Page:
14. Feb 4, 2014 #13
    Thanks Marcus. The idea of "cumulative time dilation" makes a lot of sense to me.

    I like your definition bounce too.
     
  15. Feb 8, 2014 #14

    marcus

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    I'm glad it works for you D English!
    What I want to do now is calculate how many of these primordial BH (if they account for the main bulk of dark matter) could be in our immediate neighborhood.

    If you look down at the bottom of page 4 of the Rovelli Vidotto paper right before equation (23) you see where they calculate that the lifetime of a 1012 kg primordial BH (planck star model) is roughly equal to the current time since start of expansion, in other words about 14 billion years.

    So billion metric tons is the estimated LOWER LIMIT on primordial planck star masses.

    Any substantially lighter than that would have burst already and contributed to the gamma ray background.

    Astronomers who estimate the dark matter density like to quote figures in GeV/cm3 which amounts to 1.8 x 10-12 kg in a cubic kilometer.

    Most estimates seem to be around 0.2 and 0.3 GeV/cm3 but one I saw was 1.3 plus or minus. So let's say it's 0.6 GeV/cm3
    which would amount to 10-12 kg in a cubic kilometer---a nice round number.

    A quick way to do the conversion is to paste this into the google window:
    0.6 GeV/cm^3/c^2*10^9 m^3
    You can see 0.6 GeV/cm^3 as our benchmark density
    and dividing by c^2 to get mass in kilograms
    and multiplying 10^9 m^3 to get a cubic kilometer's worth.

    So let's say we are interested in a primordial planck star that is about the least massive that could still be around, namely 1012 kg, also known as a billion metric tons, or modest asteroid mass. One of those in a volume 1024 cubic kilometers would come out to be the benchmark density.

    Allowing for there being a range of masses all LARGER than the benchmark would make the number density lower, you'd have fewer bigger packages. So a rough upper estimate of the NUMBER density in the solar system neighborhood is ONE planck star in a cube that is 100 million km on a side.

    You know the radius of Earth orbits about 150 million km. So that cube is somewhat less than an AU on a side. Visually it is a large chunk of the inner solar system.

    My understanding is that since these things are extremely tiny they almost never COLLIDE with any thing, they are very sparsely distributed in the first place but even if they were to pass thru the Earth it probably wouldn't slow them down.

    If someone wants they can calculate the Schwarzschild BH RADIUS for a 1012 kg mass. 2GM/c2 It's really really tiny.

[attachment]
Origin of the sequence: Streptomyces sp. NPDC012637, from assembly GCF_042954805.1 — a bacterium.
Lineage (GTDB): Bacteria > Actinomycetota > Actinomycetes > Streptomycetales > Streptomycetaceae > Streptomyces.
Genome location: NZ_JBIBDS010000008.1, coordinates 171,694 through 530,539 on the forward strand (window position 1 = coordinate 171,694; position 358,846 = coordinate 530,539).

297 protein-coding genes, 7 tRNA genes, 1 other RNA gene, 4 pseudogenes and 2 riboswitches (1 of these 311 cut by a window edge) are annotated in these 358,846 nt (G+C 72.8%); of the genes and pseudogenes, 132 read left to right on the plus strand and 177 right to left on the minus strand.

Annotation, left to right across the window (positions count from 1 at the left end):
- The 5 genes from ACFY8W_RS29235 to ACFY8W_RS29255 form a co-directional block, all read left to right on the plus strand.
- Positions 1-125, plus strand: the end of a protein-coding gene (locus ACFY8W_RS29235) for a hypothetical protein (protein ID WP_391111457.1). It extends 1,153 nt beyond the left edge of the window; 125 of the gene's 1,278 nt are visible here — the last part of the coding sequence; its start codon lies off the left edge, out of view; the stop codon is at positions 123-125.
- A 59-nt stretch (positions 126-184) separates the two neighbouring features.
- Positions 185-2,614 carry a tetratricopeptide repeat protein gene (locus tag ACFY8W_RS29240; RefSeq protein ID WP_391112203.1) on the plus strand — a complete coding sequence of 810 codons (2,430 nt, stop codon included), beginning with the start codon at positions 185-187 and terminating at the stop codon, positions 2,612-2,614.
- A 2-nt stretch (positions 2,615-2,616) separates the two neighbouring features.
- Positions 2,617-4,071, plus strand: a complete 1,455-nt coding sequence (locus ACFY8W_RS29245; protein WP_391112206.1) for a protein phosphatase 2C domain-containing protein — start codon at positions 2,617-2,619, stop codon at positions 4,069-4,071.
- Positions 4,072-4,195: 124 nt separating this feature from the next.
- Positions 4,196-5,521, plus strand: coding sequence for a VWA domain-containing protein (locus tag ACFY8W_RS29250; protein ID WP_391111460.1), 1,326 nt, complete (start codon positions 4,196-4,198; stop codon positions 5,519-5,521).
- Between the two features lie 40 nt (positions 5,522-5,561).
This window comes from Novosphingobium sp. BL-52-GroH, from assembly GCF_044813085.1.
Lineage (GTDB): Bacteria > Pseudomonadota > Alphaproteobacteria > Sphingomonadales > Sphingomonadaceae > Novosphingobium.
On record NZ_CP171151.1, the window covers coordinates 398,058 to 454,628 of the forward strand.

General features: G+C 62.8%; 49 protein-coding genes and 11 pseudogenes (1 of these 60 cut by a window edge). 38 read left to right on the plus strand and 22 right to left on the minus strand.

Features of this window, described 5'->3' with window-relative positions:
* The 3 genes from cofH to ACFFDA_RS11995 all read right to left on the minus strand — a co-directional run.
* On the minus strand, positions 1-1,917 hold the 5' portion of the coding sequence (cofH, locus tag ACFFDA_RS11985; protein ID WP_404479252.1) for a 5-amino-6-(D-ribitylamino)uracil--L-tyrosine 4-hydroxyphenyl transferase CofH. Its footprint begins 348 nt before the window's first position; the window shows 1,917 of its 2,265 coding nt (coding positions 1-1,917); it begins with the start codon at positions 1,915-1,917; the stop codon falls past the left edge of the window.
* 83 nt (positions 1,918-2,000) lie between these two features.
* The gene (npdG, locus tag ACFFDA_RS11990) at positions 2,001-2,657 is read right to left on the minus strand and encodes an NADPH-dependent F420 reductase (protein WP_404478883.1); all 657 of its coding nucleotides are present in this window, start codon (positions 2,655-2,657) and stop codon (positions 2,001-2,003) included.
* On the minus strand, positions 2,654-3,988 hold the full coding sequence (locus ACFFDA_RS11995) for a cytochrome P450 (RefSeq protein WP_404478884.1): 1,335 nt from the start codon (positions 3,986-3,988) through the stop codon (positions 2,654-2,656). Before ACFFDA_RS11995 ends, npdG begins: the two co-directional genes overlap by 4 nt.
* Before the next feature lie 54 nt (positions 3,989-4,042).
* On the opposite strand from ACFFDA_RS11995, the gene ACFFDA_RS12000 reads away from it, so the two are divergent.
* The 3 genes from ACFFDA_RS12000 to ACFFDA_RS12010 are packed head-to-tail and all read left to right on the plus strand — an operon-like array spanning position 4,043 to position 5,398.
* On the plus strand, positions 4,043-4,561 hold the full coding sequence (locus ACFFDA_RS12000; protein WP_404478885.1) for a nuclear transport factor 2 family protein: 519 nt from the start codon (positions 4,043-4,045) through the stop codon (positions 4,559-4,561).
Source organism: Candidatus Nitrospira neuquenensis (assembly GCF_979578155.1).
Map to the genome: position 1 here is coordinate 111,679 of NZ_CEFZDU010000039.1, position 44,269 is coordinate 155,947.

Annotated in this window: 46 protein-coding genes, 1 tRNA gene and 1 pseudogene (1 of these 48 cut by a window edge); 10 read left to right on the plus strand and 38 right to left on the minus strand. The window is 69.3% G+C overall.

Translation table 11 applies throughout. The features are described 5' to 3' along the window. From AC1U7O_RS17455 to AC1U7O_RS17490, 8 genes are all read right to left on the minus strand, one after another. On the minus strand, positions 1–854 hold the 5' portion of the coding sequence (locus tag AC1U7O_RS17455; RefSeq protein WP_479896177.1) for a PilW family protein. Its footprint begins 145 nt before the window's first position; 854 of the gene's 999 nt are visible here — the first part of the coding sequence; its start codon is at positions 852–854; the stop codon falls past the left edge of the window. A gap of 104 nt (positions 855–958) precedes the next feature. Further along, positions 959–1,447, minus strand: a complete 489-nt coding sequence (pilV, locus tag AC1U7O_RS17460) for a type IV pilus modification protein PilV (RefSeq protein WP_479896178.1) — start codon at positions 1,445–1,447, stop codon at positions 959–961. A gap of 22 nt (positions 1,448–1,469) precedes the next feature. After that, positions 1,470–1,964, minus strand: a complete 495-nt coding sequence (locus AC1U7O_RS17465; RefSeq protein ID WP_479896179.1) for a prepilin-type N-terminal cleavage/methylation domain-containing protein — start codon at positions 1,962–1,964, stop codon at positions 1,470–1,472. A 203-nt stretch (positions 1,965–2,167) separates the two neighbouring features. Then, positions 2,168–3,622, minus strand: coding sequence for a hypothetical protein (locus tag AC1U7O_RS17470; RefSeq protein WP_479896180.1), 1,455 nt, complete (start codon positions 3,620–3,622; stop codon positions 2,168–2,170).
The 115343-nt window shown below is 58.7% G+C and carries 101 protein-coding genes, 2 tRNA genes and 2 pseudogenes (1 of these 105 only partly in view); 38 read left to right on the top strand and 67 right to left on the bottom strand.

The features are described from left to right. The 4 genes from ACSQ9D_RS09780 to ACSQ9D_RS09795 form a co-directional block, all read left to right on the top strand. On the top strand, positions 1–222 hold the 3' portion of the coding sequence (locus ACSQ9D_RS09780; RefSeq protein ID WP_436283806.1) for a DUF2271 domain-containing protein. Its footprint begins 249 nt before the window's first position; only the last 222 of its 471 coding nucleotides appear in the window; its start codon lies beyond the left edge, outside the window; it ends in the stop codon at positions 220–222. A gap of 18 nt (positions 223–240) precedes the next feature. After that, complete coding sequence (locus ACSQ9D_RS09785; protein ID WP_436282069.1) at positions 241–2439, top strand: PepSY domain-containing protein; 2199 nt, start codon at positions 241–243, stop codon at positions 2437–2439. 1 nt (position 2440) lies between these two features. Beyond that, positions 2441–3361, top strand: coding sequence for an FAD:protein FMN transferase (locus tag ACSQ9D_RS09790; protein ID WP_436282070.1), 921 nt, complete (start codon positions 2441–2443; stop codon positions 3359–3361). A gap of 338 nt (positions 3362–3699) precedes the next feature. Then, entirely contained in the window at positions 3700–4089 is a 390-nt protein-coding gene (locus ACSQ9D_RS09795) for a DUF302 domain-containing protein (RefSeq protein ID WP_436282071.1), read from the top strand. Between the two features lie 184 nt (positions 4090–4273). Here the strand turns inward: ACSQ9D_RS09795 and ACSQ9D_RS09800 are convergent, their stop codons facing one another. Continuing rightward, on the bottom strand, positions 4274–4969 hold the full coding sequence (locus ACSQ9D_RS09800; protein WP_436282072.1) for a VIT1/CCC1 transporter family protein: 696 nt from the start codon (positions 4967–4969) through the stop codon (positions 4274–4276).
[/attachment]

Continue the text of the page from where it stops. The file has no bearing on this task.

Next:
However the temporary exposure to the thing's gravity, as it passed through, might do some damage. Maybe it's a good thing that primordials (if they exist0 are sparsely sparsely distributed. :biggrin:
     
  16. Feb 9, 2014 #15

    marcus

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    It is interesting that the concentration of DM is so much higher in our galaxy than it is on average in the universe overall.

    Estimates of the DM density in the solar system neighborhood vary but using a benchmark of 0.6 GeV/cm3 I got that a 100 million km cube would contain a billion metric tons.

    On the other hand the overall average DM density is estimated to be roughly a MILLIONTH of that! In energy equivalent it is about 0.2 joule per cubic kilometer. So our big cube would contain
    0.2 x 1024 joules/c2 of mass

    Using google calculator:
    .2e24 joule/c^2 = 2225300.11 kilograms

    Only around two thousand metric tons!

    So that test cube whose side is the orbit radius of Venus, hence roughly on a scale with the inner solar system, would if it were put way out in intergalactic space have only 2225 tons of dark matter. But here in our galaxy, where dark matter is gathered, the same cube would contain 1000 000 000 tons.

    A factor of almost half a million. Unless I've made an error that represents a radical amount of clumping. We know that DM gathers in clouds and surrounds galaxies and groups of galaxies. We think it has collapsed into wispy cobwebby structures which formed the framework on which ordinary matter has condensed. Still I was surprised by how much more than average concentrated it is in-and-around our galaxy.
     
    Last edited: Feb 9, 2014